View Full Version : PCMCIA to Serial

18-11-2006, 09:19 PM
Hi all, whats a good PCMCIA to serial card? Are they any better than using a USB to serial converter?


18-11-2006, 10:27 PM
Put it this way, what do you need it for?
If say an old joystick for example and you already have a usb -> serial converter getting a PCMCIA converter really wont do much.

Graham L
19-11-2006, 02:47 PM
The PCMCIA and USB adapters both do the same thing. (The card one might cost more. ;))

However, there will be differences (in both sorts) in how complete the serial implementation is. :( Most hardware will work correctly for data transfer, but if the software for the hardware requires direct access to the status and control registers (often DOS programmes) that is sometimes a problem. (If you don't understand that, don't worry ... you almost certainly don't need it. :))

19-11-2006, 07:51 PM
Thanks, The software I'm using is Race Studio for Kart racing. This is an old program that downloads via IR through a serial port. I've been told that the USB converter creates a virtual com port which the software can't recognise. Also been told that the PCMCIA card connect dirrectly to the main bus and thus become the same as it was built that way from the start.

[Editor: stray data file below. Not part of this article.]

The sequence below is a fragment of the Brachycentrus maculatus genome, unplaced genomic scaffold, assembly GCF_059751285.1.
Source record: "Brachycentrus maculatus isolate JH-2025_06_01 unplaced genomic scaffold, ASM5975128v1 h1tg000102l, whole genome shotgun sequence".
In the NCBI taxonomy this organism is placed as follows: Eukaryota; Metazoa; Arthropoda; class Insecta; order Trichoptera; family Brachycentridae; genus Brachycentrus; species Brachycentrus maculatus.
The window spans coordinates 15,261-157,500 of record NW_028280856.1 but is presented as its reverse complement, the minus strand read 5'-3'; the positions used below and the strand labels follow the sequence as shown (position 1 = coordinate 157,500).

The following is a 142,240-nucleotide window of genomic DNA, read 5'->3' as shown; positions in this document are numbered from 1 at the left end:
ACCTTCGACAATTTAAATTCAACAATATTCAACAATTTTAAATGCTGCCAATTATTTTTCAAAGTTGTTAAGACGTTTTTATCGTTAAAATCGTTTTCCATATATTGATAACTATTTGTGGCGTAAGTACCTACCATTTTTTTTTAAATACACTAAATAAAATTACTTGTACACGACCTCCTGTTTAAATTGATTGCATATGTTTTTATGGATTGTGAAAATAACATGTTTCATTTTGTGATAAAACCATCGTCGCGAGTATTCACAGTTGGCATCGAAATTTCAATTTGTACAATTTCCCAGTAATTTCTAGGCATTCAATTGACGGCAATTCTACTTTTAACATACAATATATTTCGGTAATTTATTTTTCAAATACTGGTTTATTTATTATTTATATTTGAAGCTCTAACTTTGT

What do you think???


19-11-2006, 08:11 PM
One laptop at work has that card. It seems to be good, provides four serial ports. You only need to plug it in when you need those ports.

21-11-2006, 08:54 PM
Any thoughts about the virtual port idea?

Graham L
26-11-2006, 01:25 PM
This looks as if this is one of the cases where you do need to know about registers. :(

An IR adapter connected to a serial port doesn't use the port as a serial port. It uses bits in the status and control registers to drive and read opto devices.

I suspect the easiest approach might be to get hold of an older computer with a real serial port. :D

"Virtual ports" or any emulation of a serial port which does not have real registers won't work with that sort of device. The programmes will access the registers directly, using their hardware addresses. DOS programmers did that to get full control, especially for timing-dependent applications. From NT onwards, MS have tried to enforce the rule that user programmes should only access hardware through the OS. This can be emulated by USB adapters, but a programme which tries to access, e.g, bit 3 of register $3f9 will not work. :cool: